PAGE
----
A mesmerising racing week

There is no other sport with racing’s twists and turns. Nothing else delivers the consistent dizzy highs and unexpected lows in what may be ordinary or major sporting weeks. There is a surprise around every corner, careers are made in minutes and others are set back or interrupted in seconds.

Last Monday we were informed of the death of Lester Piggott – it turned the racing world upside down in a day, reminded all of us how great The Long Fellow was. Tributes for the great man are still pouring in, a week later.

On Tuesday we at the IRC (and our Members) had 10-year-old Doc Sportello running over 6f at Brighton – he had moderate form coming into what looked like a competitive lower-tier handicap and was ‘just another runner’ until we received trainer Tony Carroll’s confidence. IRC members got on, some at 12-1, and ‘The Doc’ gave us an incredible thrill with a flashy win under in-form jockey Jason Watson. Doc Sportello is likely to return to the same course and distance tomorrow and we’re wondering, can he do it again? Become an IRC racehorse owner.

Watson, excited for his first ride in the Derby last Saturday, was on his way to the start for a race at Doncaster on Friday evening when he was dislodged and fractured his collar bone. Watson was replaced on Masekela by Andrea Atzeni, who rode the talented three-year-old into fourth behind Desert Crown. “Jason is just looking forward now, there’ll be other years for him, hopefully,” commented his agent, Chris Dixon.


MODEST MEN WITH CHAMP: Kingscote and Stoute with Desert Crown.

Sir Michael Stoute trained his sixth Derby winner when Desert Crown flattened his opposition on Saturday afternoon. The humble man who prefers to be called ‘Michael’, even by those who meet him for the first time, deflected praise in his usual fashion.

Whilst Stoute raised his top hat to salute Desert Crown crossing the winning line, three cheers rang out for him as he became at 76 the oldest trainer to win the ‘blue riband’ of flat racing.

“It was wrong, it should have been for the horse,” joked Stoute. “I appreciate it though. It has been a great afternoon. I am to be proud of that (oldest trainer to win the Derby at age 76), I’m proud of the horse.”

“He is no longer a spring chicken but he has not lost his talent,” said Stoute’s friend, Michael Holding.

The winning jockey, Richard Kingscote,  began his journey by helping out with pony rides as a holiday job. He learnt to ride at the age 19, thanked his previous boss Tom Dascombe and said: “I was useless, but I had help along the way. I think it is quite surreal; as a jockey, maybe you don’t see yourself amongst jockeys like that, and it’s only through support of other people that we are able to do it.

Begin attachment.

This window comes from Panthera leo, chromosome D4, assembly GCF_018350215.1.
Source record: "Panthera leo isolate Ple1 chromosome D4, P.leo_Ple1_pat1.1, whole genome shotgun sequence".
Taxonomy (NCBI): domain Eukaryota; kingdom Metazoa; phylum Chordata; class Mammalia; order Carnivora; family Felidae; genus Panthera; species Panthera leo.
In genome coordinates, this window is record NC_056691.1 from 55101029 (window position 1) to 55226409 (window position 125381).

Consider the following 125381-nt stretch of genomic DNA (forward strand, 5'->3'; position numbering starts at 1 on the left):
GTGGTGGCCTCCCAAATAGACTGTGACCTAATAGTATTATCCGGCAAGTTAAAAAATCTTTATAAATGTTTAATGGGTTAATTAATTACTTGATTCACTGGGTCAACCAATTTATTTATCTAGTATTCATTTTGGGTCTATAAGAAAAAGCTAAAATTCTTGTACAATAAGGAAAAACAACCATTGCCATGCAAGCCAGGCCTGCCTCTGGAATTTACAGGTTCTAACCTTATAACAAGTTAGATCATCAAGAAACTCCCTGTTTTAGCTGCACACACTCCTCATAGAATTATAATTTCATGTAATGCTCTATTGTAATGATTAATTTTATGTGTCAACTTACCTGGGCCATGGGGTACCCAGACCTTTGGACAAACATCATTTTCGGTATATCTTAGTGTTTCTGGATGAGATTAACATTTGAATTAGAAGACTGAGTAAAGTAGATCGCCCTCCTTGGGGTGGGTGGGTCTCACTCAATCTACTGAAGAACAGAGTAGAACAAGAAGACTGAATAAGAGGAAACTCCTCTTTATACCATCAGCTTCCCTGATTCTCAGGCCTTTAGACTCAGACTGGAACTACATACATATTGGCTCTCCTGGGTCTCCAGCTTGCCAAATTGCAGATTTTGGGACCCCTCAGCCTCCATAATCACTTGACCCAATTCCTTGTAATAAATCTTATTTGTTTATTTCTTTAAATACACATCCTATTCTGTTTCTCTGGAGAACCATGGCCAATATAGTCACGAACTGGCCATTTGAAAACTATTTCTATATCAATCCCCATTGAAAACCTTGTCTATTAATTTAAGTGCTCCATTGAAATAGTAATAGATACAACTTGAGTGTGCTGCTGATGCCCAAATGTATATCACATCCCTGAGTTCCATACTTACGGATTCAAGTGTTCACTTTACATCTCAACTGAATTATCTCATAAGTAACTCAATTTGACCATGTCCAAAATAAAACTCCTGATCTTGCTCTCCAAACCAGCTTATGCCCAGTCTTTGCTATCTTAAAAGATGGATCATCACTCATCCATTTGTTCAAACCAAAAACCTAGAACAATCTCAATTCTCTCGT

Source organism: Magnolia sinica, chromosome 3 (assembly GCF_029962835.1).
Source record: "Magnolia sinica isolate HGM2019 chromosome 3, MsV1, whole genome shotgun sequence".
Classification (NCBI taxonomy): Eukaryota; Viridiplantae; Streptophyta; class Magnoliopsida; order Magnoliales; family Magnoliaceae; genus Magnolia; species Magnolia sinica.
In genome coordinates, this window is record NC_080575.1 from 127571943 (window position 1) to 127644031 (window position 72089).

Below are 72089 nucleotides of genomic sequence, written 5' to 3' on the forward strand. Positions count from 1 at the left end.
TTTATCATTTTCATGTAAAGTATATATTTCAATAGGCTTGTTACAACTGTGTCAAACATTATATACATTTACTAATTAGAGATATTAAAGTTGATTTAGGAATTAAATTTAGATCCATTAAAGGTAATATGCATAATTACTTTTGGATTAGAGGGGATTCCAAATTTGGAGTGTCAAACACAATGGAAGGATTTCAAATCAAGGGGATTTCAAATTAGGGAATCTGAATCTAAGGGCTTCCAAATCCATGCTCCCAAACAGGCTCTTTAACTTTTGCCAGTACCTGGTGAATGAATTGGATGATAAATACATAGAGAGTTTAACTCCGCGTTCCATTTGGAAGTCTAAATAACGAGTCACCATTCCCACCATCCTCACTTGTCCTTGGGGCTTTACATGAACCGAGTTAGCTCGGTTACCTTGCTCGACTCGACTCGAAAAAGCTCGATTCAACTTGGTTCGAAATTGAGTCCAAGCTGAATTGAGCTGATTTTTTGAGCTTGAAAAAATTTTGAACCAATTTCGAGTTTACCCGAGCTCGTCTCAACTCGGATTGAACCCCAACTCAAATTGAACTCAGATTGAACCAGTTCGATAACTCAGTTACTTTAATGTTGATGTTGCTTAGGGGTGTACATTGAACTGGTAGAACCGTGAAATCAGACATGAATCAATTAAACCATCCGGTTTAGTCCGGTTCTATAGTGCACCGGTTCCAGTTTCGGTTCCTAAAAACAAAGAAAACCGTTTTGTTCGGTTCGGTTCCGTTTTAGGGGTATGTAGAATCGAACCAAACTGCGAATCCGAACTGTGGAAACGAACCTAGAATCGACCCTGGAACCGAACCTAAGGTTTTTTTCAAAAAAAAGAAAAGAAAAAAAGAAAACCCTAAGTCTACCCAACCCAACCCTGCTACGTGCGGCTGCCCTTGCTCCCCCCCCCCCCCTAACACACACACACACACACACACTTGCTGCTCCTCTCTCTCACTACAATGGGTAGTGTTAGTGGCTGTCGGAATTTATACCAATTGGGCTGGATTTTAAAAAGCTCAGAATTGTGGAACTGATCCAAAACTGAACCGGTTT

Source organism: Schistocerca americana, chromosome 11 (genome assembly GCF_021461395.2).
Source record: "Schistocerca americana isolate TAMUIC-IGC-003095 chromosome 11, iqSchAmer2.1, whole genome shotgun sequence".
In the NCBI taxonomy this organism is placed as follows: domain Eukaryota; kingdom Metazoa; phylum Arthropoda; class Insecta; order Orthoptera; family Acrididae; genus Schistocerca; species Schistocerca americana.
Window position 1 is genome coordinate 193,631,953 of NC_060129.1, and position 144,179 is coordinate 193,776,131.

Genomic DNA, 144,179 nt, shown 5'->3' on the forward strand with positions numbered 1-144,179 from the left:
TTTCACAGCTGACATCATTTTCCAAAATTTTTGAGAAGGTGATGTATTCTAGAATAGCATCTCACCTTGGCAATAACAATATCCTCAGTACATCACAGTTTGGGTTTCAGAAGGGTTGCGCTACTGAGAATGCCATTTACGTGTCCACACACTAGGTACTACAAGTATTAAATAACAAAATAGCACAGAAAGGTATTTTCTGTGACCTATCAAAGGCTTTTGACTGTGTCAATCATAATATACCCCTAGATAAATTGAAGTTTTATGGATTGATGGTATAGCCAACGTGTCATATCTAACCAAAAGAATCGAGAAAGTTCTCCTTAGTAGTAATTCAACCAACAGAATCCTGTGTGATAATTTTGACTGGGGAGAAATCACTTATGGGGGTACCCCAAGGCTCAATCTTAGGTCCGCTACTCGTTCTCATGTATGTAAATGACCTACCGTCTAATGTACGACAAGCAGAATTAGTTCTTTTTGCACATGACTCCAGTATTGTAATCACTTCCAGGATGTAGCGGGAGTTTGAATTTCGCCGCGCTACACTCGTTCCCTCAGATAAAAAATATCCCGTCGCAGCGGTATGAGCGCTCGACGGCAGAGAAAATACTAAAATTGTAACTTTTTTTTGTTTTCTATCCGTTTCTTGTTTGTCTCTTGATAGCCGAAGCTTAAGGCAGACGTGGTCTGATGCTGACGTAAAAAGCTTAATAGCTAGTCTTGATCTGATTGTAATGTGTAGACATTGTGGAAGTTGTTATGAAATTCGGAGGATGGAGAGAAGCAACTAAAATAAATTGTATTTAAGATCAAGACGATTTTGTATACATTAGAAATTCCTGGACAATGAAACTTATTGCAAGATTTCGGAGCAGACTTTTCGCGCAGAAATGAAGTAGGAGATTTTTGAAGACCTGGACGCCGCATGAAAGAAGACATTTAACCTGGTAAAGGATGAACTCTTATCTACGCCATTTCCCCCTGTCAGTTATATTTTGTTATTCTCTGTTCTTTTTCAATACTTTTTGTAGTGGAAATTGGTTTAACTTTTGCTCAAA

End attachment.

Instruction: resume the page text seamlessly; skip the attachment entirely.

“I think it took a lot of guts from Sir Michael and the owner to maybe stick with me in a Derby as it is, so I am very grateful to them for supporting me and letting me ride a very good horse. I am not a champion jockey, I’m not Ryan Moore. I’ve had a good career but I’ve not had a starlit career. I think it takes a lot of support for them not to look elsewhere.

“In the last two years, being supported by the likes of Sir Michael gives you confidence as a rider, and I think it’s done me good.”

During COVID-induced lockdown, Kingscote worked with a local motorcycle racer and learned how to strip the engine of his Yamaha R6 bike.

“I will race it one day but not while I’m doing well riding horses. A friend says I’d be competitive in amateur racing but professionals? They’d come past like I was stood still,” he said.

Also on Saturday, the IRC’s part-owned two-year-old colt, Captain Bombshell (33-1), finished a surprising fourth to Thunderstruck in the G1 Gold Medallion at Scottsville. He’s a Maiden still (what price next time?) and looks to have a bright future as he is still learning to race.

Let the last week in racing remind us then: Bad things happen to all of us, but stunning surprises may lurk at the next turn. When you’re a racing person, especially, this very new week may bring fortune or even fame. Even for those of us who just have the occasional flutter.

Hang in there, team!


LOONY BINSTERS: Wild horses could not drag them away… 

A group of female protesters who ran onto the track before the Derby were taken away by police after causing the race to be delayed.

The protesters appeared to be holding banners and laid on the ground in the middle of the course around 75 yards from the finish line. Police and security quickly intervened and dragged them away.

Videos on social media showed the protesters being carried off into a police van. Animal rights campaign group Animal Rebellion has claimed responsibility for the incident, stating that six of their members “entered the course at Epsom with sashes reading ‘Animal Justice'”.

A representative group of racegoers met with Epsom course authorities after the race day to discuss the incident. Unconfirmed reports have it that Epsom will allow the protest to take place unhindered next year, as long as the protestors are fully naked. We’ve contacted Epsom Chair Brian Finch for a comment.


Aside from the fun and success on our racehorse ownership side, Joao Da Mata is doing consistently well in our Sports and Racing Service to Members, with seven winners from his last 13 selections, including the mentioned Dox Sportello.

Meanwhile Golf Guru Warren Todd sits on a 104-point profit for members this year alone. We’re already looking forward to next month’s 150th Open Tournament at St Andrews.

Join us for the ride, click on box, just below.  -IRC.

Leave A Comment

All fields marked with an asterisk (*) are required